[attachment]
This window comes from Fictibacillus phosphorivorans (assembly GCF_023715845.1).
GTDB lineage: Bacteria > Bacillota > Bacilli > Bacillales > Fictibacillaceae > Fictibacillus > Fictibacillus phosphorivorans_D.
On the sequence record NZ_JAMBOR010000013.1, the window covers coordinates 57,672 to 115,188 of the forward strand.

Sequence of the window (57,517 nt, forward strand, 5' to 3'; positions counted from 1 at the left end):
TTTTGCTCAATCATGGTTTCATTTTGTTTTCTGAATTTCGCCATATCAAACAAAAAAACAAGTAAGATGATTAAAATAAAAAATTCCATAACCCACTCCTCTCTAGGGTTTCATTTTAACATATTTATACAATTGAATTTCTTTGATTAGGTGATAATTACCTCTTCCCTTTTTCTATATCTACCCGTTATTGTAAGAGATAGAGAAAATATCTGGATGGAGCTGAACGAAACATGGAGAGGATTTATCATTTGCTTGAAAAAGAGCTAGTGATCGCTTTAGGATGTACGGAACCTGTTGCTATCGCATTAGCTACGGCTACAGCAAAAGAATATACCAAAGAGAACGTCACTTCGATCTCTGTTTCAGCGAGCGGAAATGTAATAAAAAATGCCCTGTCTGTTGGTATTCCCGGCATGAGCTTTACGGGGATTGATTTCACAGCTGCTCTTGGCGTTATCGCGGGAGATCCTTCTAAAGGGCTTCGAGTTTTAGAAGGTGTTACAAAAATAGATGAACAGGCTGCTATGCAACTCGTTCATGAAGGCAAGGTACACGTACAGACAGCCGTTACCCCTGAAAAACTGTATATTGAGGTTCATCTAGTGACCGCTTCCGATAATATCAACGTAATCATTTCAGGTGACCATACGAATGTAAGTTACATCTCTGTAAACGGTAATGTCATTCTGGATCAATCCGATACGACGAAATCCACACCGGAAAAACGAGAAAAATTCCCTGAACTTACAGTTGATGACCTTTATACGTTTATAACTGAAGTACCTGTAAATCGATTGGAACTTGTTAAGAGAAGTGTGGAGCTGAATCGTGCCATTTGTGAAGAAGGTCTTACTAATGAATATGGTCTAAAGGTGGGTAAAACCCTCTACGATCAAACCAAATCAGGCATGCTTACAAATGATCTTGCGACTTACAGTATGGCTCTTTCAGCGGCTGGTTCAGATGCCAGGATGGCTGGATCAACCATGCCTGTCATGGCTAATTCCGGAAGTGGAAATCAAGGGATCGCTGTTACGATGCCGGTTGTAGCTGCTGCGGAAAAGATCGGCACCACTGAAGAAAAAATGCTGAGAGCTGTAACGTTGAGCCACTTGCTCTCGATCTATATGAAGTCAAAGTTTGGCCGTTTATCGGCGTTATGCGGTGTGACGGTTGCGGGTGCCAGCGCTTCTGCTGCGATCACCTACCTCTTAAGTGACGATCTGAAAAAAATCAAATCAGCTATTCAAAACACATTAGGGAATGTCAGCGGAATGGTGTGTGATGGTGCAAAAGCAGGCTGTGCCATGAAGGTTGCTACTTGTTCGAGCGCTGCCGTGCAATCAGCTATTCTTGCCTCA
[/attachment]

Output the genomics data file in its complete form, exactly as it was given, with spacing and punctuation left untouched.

This window comes from Fictibacillus phosphorivorans (assembly GCF_023715845.1).
GTDB lineage: Bacteria > Bacillota > Bacilli > Bacillales > Fictibacillaceae > Fictibacillus > Fictibacillus phosphorivorans_D.
On the sequence record NZ_JAMBOR010000013.1, the window covers coordinates 57,672 to 115,188 of the forward strand.

Sequence of the window (57,517 nt, forward strand, 5' to 3'; positions counted from 1 at the left end):
TTTTGCTCAATCATGGTTTCATTTTGTTTTCTGAATTTCGCCATATCAAACAAAAAAACAAGTAAGATGATTAAAATAAAAAATTCCATAACCCACTCCTCTCTAGGGTTTCATTTTAACATATTTATACAATTGAATTTCTTTGATTAGGTGATAATTACCTCTTCCCTTTTTCTATATCTACCCGTTATTGTAAGAGATAGAGAAAATATCTGGATGGAGCTGAACGAAACATGGAGAGGATTTATCATTTGCTTGAAAAAGAGCTAGTGATCGCTTTAGGATGTACGGAACCTGTTGCTATCGCATTAGCTACGGCTACAGCAAAAGAATATACCAAAGAGAACGTCACTTCGATCTCTGTTTCAGCGAGCGGAAATGTAATAAAAAATGCCCTGTCTGTTGGTATTCCCGGCATGAGCTTTACGGGGATTGATTTCACAGCTGCTCTTGGCGTTATCGCGGGAGATCCTTCTAAAGGGCTTCGAGTTTTAGAAGGTGTTACAAAAATAGATGAACAGGCTGCTATGCAACTCGTTCATGAAGGCAAGGTACACGTACAGACAGCCGTTACCCCTGAAAAACTGTATATTGAGGTTCATCTAGTGACCGCTTCCGATAATATCAACGTAATCATTTCAGGTGACCATACGAATGTAAGTTACATCTCTGTAAACGGTAATGTCATTCTGGATCAATCCGATACGACGAAATCCACACCGGAAAAACGAGAAAAATTCCCTGAACTTACAGTTGATGACCTTTATACGTTTATAACTGAAGTACCTGTAAATCGATTGGAACTTGTTAAGAGAAGTGTGGAGCTGAATCGTGCCATTTGTGAAGAAGGTCTTACTAATGAATATGGTCTAAAGGTGGGTAAAACCCTCTACGATCAAACCAAATCAGGCATGCTTACAAATGATCTTGCGACTTACAGTATGGCTCTTTCAGCGGCTGGTTCAGATGCCAGGATGGCTGGATCAACCATGCCTGTCATGGCTAATTCCGGAAGTGGAAATCAAGGGATCGCTGTTACGATGCCGGTTGTAGCTGCTGCGGAAAAGATCGGCACCACTGAAGAAAAAATGCTGAGAGCTGTAACGTTGAGCCACTTGCTCTCGATCTATATGAAGTCAAAGTTTGGCCGTTTATCGGCGTTATGCGGTGTGACGGTTGCGGGTGCCAGCGCTTCTGCTGCGATCACCTACCTCTTAAGTGACGATCTGAAAAAAATCAAATCAGCTATTCAAAACACATTAGGGAATGTCAGCGGAATGGTGTGTGATGGTGCAAAAGCAGGCTGTGCCATGAAGGTTGCTACTTGTTCGAGCGCTGCCGTGCAATCAGCTATTCTTGCCTCA